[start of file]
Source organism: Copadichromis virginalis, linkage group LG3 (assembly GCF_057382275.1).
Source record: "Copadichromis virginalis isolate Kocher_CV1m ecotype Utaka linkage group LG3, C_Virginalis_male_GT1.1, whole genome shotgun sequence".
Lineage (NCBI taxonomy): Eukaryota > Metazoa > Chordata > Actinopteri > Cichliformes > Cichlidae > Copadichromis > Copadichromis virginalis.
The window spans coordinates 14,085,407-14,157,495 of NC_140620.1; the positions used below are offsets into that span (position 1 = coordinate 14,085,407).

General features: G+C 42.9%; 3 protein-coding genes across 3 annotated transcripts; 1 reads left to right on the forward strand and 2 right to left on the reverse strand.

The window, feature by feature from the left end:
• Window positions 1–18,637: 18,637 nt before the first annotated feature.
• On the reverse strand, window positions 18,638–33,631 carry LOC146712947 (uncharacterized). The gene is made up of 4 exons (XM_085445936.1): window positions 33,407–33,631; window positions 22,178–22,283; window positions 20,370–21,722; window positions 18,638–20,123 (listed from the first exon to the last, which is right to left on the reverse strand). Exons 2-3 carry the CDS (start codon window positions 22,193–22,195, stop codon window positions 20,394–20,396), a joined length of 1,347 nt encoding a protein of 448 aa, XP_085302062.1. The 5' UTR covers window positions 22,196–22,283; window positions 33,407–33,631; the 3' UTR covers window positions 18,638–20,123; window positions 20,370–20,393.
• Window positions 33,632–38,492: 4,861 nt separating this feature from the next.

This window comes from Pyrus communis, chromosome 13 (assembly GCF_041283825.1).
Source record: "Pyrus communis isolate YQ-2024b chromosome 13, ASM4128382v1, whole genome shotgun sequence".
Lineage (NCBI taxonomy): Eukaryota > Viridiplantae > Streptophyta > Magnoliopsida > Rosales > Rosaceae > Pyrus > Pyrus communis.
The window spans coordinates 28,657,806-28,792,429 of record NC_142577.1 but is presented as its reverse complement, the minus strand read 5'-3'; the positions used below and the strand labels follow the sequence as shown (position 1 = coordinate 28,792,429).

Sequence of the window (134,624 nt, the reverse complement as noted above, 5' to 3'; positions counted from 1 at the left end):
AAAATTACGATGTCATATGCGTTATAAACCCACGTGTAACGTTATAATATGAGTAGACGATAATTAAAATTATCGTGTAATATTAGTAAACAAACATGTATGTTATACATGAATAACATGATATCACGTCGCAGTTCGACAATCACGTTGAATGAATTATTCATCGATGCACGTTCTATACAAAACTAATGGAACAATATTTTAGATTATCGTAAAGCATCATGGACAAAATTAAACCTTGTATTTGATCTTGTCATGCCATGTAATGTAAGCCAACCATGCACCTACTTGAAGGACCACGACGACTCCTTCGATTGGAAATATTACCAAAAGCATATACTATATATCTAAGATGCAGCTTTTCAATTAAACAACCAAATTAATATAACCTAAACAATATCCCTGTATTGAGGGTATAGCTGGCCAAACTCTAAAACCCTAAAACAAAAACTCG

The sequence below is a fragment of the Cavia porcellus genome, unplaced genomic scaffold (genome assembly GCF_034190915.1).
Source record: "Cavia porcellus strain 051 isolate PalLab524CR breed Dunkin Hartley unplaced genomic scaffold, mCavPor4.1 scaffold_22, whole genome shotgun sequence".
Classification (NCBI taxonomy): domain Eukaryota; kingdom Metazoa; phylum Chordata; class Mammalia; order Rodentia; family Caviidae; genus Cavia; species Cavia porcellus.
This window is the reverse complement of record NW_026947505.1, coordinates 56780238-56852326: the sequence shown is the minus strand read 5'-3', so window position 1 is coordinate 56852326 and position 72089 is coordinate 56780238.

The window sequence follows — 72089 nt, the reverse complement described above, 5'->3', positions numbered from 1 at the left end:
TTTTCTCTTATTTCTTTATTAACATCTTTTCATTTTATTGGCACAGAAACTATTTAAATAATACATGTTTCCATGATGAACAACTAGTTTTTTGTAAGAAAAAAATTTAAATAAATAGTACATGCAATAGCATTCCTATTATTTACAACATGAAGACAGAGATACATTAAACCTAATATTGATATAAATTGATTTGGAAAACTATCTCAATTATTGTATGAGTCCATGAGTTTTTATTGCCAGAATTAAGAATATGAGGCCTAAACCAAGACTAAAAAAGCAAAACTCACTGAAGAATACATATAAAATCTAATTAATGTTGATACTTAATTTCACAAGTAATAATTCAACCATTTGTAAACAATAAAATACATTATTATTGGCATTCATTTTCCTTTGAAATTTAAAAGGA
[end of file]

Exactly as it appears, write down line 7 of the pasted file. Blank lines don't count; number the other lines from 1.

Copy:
• Window positions 1–18,637: 18,637 nt before the first annotated feature.